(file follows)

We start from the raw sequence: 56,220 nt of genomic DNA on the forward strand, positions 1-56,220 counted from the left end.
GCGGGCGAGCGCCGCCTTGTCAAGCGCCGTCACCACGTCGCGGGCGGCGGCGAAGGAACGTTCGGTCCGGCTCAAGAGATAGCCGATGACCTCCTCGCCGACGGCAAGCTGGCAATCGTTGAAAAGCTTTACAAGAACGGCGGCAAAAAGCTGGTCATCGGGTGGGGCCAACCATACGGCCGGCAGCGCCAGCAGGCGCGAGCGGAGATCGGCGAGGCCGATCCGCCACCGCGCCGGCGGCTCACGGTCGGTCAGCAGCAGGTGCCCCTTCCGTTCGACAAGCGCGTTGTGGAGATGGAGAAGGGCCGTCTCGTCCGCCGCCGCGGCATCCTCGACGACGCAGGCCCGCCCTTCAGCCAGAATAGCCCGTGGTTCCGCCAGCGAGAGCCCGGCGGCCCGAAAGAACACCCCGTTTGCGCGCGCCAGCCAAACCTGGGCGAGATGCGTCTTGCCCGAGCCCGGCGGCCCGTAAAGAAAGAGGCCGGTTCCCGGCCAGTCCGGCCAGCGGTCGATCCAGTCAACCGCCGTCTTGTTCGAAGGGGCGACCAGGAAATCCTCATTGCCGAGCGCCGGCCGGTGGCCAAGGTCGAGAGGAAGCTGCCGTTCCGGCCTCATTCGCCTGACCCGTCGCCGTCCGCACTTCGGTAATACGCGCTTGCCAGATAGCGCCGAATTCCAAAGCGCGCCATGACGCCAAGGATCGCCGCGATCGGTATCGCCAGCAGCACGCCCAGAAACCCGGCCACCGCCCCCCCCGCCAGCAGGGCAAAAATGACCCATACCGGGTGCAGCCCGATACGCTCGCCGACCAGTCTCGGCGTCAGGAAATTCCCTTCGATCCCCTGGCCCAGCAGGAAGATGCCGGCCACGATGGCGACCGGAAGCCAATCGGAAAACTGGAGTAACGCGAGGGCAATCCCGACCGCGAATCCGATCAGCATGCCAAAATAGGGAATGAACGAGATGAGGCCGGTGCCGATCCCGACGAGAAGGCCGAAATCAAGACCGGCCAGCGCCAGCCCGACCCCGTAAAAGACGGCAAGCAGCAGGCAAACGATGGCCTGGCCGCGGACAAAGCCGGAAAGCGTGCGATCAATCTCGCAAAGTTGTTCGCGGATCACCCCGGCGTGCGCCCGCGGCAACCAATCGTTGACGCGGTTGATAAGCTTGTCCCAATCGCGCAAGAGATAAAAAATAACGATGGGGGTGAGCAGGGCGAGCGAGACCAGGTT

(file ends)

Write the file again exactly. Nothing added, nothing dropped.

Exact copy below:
We start from the raw sequence: 56,220 nt of genomic DNA on the forward strand, positions 1-56,220 counted from the left end.
GCGGGCGAGCGCCGCCTTGTCAAGCGCCGTCACCACGTCGCGGGCGGCGGCGAAGGAACGTTCGGTCCGGCTCAAGAGATAGCCGATGACCTCCTCGCCGACGGCAAGCTGGCAATCGTTGAAAAGCTTTACAAGAACGGCGGCAAAAAGCTGGTCATCGGGTGGGGCCAACCATACGGCCGGCAGCGCCAGCAGGCGCGAGCGGAGATCGGCGAGGCCGATCCGCCACCGCGCCGGCGGCTCACGGTCGGTCAGCAGCAGGTGCCCCTTCCGTTCGACAAGCGCGTTGTGGAGATGGAGAAGGGCCGTCTCGTCCGCCGCCGCGGCATCCTCGACGACGCAGGCCCGCCCTTCAGCCAGAATAGCCCGTGGTTCCGCCAGCGAGAGCCCGGCGGCCCGAAAGAACACCCCGTTTGCGCGCGCCAGCCAAACCTGGGCGAGATGCGTCTTGCCCGAGCCCGGCGGCCCGTAAAGAAAGAGGCCGGTTCCCGGCCAGTCCGGCCAGCGGTCGATCCAGTCAACCGCCGTCTTGTTCGAAGGGGCGACCAGGAAATCCTCATTGCCGAGCGCCGGCCGGTGGCCAAGGTCGAGAGGAAGCTGCCGTTCCGGCCTCATTCGCCTGACCCGTCGCCGTCCGCACTTCGGTAATACGCGCTTGCCAGATAGCGCCGAATTCCAAAGCGCGCCATGACGCCAAGGATCGCCGCGATCGGTATCGCCAGCAGCACGCCCAGAAACCCGGCCACCGCCCCCCCCGCCAGCAGGGCAAAAATGACCCATACCGGGTGCAGCCCGATACGCTCGCCGACCAGTCTCGGCGTCAGGAAATTCCCTTCGATCCCCTGGCCCAGCAGGAAGATGCCGGCCACGATGGCGACCGGAAGCCAATCGGAAAACTGGAGTAACGCGAGGGCAATCCCGACCGCGAATCCGATCAGCATGCCAAAATAGGGAATGAACGAGATGAGGCCGGTGCCGATCCCGACGAGAAGGCCGAAATCAAGACCGGCCAGCGCCAGCCCGACCCCGTAAAAGACGGCAAGCAGCAGGCAAACGATGGCCTGGCCGCGGACAAAGCCGGAAAGCGTGCGATCAATCTCGCAAAGTTGTTCGCGGATCACCCCGGCGTGCGCCCGCGGCAACCAATCGTTGACGCGGTTGATAAGCTTGTCCCAATCGCGCAAGAGATAAAAAATAACGATGGGGGTGAGCAGGGCGAGCGAGACCAGGTT